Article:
Probation and parole are alternatives to jail but offenders placed on parole or probation must obey certain conditions. But, parole and probation have divergent functions in the criminal justice system. The basics of parole and probation, the usual conditions for a probationer or a parolee to follow, and consequences of probation and parole violations, are explained below:
Probation is a suspended criminal sentence by a judge allowing offenders to remain in the community, on probation. If probation conditions are met, the offender remains out of jail. Some judges sentence criminals to serve some time in jail under probation conditions, prior to release on probation. A non-convicted offender is placed on probation in states permitting deferred sentencing agreements for certain crimes if the offender pleads guilty. If the offender successfully completes probation conditions, criminal charges are dismissed. If the offender violates probation conditions, the court can pursue the guilty plea and sentence the offender.
Types of Probation
There are formal and informal probations. Formal or supervised probation mandates that the offender report back to a probation officer/s. Formal probation is given for all felony and few misdemeanor convictions and charges. Informal or bench/court probation is imposed only in misdemeanor cases with the offender reporting to the court, to make payments for fines/fees, submit proof of completion of community service or treatment and update address change.
Parole is a system of supervised release of prison inmates into the community with time spent on parole is considered part of the sentence. Inmates are released on discretionary parole by a Parole Board decision, or by statute, known as mandatory parole. Offenders serve a major portion of their jail sentence before eligibility for parole release. A parole officer monitors parolee progress in fulfilling parole conditions. Parole assists parolees to re-integrate into the community after being imprisoned and most parole systems rehabilitate criminals while providing safety to the community.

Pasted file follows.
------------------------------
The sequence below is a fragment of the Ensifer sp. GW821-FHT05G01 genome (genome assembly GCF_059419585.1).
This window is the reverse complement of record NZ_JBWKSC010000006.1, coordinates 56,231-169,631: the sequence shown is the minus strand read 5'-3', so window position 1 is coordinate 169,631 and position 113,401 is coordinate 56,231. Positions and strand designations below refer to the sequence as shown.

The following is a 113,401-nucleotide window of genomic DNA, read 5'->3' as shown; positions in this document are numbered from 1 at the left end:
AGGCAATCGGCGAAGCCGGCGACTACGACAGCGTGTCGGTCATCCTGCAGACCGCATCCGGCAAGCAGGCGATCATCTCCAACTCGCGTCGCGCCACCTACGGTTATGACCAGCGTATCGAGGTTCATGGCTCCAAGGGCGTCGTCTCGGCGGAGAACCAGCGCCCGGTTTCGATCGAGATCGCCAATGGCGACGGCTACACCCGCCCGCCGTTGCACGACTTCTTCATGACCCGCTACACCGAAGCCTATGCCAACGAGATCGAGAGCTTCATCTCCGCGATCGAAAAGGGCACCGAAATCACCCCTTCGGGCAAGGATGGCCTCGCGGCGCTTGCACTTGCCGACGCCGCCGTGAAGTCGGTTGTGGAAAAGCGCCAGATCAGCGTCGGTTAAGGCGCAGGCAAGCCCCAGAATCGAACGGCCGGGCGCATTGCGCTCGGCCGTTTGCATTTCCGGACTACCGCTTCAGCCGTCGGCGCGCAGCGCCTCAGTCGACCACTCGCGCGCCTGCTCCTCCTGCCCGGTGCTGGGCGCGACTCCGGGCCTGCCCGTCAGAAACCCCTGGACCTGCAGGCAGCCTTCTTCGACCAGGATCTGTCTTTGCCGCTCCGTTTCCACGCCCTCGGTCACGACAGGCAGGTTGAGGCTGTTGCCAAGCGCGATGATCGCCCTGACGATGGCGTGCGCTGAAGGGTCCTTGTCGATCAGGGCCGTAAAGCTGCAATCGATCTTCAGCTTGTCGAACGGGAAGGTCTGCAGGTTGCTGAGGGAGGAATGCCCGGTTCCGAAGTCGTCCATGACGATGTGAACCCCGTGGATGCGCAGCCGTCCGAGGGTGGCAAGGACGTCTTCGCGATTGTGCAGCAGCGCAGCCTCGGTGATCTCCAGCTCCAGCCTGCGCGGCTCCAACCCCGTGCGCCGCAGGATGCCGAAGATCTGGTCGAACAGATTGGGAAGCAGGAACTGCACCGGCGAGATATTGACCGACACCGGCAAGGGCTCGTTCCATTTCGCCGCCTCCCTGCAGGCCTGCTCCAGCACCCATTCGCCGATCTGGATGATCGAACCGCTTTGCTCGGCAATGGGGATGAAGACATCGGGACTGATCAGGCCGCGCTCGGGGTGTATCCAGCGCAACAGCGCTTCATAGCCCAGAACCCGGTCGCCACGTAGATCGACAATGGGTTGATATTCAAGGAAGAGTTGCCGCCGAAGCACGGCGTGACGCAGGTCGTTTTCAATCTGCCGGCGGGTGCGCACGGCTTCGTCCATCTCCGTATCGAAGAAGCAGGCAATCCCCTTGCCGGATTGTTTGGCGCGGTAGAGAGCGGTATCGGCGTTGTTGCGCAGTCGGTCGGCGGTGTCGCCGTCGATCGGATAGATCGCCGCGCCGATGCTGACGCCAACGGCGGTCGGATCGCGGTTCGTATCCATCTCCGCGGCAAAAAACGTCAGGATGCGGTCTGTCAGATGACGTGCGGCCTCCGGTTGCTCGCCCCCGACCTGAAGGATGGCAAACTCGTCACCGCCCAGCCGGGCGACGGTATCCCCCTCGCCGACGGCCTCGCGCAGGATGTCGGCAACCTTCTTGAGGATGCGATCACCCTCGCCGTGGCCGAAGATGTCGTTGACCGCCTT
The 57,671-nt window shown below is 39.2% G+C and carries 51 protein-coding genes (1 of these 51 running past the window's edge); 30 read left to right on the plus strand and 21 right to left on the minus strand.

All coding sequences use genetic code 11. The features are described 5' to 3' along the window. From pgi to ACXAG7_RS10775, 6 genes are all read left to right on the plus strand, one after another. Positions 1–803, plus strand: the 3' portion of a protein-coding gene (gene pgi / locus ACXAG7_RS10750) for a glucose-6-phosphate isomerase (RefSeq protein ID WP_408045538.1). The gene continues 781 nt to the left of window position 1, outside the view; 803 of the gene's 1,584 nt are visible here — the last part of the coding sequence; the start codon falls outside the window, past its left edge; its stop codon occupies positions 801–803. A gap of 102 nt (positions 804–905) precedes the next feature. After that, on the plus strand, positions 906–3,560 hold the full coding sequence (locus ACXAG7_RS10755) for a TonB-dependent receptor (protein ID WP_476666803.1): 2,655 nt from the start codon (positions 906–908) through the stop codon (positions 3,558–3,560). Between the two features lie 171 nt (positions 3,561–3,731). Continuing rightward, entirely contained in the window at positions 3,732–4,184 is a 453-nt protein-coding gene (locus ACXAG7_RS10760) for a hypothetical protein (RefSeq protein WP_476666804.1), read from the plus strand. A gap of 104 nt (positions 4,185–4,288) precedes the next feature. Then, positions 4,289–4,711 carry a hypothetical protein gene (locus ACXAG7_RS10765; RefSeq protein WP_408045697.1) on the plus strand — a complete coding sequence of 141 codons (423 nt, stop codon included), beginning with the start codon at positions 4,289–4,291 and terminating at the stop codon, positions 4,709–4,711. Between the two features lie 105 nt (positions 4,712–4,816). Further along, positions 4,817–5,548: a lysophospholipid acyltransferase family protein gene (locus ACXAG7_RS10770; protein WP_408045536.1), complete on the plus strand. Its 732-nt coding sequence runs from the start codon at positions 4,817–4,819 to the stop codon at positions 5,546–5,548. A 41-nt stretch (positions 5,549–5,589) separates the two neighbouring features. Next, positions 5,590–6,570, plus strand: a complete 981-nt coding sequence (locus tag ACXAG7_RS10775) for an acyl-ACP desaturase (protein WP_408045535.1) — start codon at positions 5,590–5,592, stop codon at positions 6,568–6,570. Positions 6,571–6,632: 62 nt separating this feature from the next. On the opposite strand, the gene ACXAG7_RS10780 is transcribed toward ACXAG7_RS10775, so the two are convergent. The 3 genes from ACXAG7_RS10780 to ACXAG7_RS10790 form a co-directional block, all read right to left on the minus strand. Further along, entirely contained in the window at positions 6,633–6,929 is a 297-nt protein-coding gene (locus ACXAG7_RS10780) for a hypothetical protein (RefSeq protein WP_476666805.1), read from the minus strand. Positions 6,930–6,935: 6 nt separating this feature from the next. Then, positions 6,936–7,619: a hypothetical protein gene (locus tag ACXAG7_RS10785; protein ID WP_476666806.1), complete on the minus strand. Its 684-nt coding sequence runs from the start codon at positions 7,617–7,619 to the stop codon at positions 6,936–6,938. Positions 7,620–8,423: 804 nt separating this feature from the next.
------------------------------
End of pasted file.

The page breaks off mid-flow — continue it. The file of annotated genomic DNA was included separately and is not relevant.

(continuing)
Conditions of Parole and Probation
Whether on probation or on parole, the offenders follow rules, and conditions for terms of probation or parole. Probation and parole conditions are similar. Probation conditions are declared by the court, while parole conditions come from the Parole Board / Department of Corrections, requiring the probationer or parolee to abide by behaviour norms. Conditions for probation and parole vary depending on jurisdiction and nature of offense and some offenses require criminals to comply with harsh additional conditions. A defendant convicted of child molestation is required to report as an indecent offender treatment, and stay away from areas where children congregate in parks, schools, and playgrounds.
Consequences of Probation and Parole Violations
An offender accused of violating probation is entitled to a hearing before a judge who decides on revoking or continuing probation. If probation is revoked, the defendant is sentenced to jail with or without modified conditions. A judge modifies the offender’s conditions, with modifications relating to the violation. Probation Officers impose sanctions if the probationer admits to violations and waives rights to a hearing. Parolees are entitled to a hearing by a Parole Board if accused of violating a parole. Failure to comply with parole conditions returns the offender to prison to complete the original sentence. Parole violations may lead to jail, modification of parole conditions, compulsory community service, house arrest, and electronic surveillance.